October is Farm to School Month and this year Georgia is celebrating with Oh My Squash! You can visit the project webpage for more information on how to participate. Many of you may be growing a late crop of squash for this campaign so I thought it was worth reposting Bob Westerfield’s article on growing squash. He is a UGA horticulturalist and our go-to guy for vegetable production. Bob writes:
To most Southern gardeners, fried yellow squash or grilled zucchini are staples on the table during the summer. Serving up home grown winter squash in the fall is worthy of bragging rights.
While normally easy to grow, the endless choice of varieties and numerous garden pests have made growing squash a little more challenging. Squash come in an endless assortment of shapes, sizes and colors. Choosing the right variety can seem daunting. The squash vine borer, a persistent pest, has caused some gardeners to give up on growing squash.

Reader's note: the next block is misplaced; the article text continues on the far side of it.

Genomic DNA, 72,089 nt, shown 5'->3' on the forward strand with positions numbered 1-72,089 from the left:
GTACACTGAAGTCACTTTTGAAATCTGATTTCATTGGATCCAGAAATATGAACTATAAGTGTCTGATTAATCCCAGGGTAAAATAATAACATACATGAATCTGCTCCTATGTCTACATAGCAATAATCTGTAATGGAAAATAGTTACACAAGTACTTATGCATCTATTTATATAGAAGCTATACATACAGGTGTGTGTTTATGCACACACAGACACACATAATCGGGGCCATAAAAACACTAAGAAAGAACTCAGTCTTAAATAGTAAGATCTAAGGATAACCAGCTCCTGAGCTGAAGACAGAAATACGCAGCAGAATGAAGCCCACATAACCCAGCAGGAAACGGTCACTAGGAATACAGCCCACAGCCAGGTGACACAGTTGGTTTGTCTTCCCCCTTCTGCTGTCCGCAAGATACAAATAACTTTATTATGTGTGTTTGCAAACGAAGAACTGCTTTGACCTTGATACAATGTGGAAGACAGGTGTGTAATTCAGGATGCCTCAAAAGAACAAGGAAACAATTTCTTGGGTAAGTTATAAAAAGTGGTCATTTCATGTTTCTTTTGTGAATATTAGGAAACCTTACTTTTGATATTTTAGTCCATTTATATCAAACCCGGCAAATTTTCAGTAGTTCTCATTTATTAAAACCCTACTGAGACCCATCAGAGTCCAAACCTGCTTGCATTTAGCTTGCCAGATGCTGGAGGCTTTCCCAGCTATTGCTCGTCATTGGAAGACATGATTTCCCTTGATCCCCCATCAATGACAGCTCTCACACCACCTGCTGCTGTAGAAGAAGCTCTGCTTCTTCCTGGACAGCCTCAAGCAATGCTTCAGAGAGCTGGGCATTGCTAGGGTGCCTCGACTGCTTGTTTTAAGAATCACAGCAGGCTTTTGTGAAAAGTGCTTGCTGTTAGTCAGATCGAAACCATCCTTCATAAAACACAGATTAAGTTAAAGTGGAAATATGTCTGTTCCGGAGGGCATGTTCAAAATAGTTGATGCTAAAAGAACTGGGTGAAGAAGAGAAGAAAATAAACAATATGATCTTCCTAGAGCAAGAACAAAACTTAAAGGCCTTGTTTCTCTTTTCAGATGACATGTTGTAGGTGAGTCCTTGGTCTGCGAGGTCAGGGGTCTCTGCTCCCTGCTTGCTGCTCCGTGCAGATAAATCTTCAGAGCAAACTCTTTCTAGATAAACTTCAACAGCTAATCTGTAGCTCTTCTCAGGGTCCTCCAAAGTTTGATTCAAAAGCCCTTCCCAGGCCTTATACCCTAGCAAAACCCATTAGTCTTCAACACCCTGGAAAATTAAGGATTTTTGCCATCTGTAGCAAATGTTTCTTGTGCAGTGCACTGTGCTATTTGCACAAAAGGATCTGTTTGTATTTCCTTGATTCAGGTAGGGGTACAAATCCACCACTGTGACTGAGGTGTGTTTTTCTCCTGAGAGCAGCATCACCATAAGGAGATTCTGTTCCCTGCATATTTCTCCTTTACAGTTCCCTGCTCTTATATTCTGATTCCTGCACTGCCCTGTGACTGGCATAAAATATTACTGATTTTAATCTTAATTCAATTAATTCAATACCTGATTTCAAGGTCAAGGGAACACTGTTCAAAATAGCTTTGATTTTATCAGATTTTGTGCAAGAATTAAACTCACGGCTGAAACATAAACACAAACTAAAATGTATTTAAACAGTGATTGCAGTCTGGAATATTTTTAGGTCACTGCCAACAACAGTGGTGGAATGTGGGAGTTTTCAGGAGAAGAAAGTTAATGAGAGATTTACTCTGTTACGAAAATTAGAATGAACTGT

By following these tips from University of Georgia Cooperative Extension, gardeners can grow enough squash to fulfill their culinary cravings and to share their harvest with neighbors.
Summer and winter squash are warm-season crops and should only be planted when soil temperatures reach 60 to 65 degrees Fahrenheit.
While summer squash grow somewhat upright in a 3-foot-wide circle, winter squash are vining plants that can sprawl out to a diameter of 12 to 15 feet. Summer squash perform well in raised beds, while winter squash need a larger area in which to expand.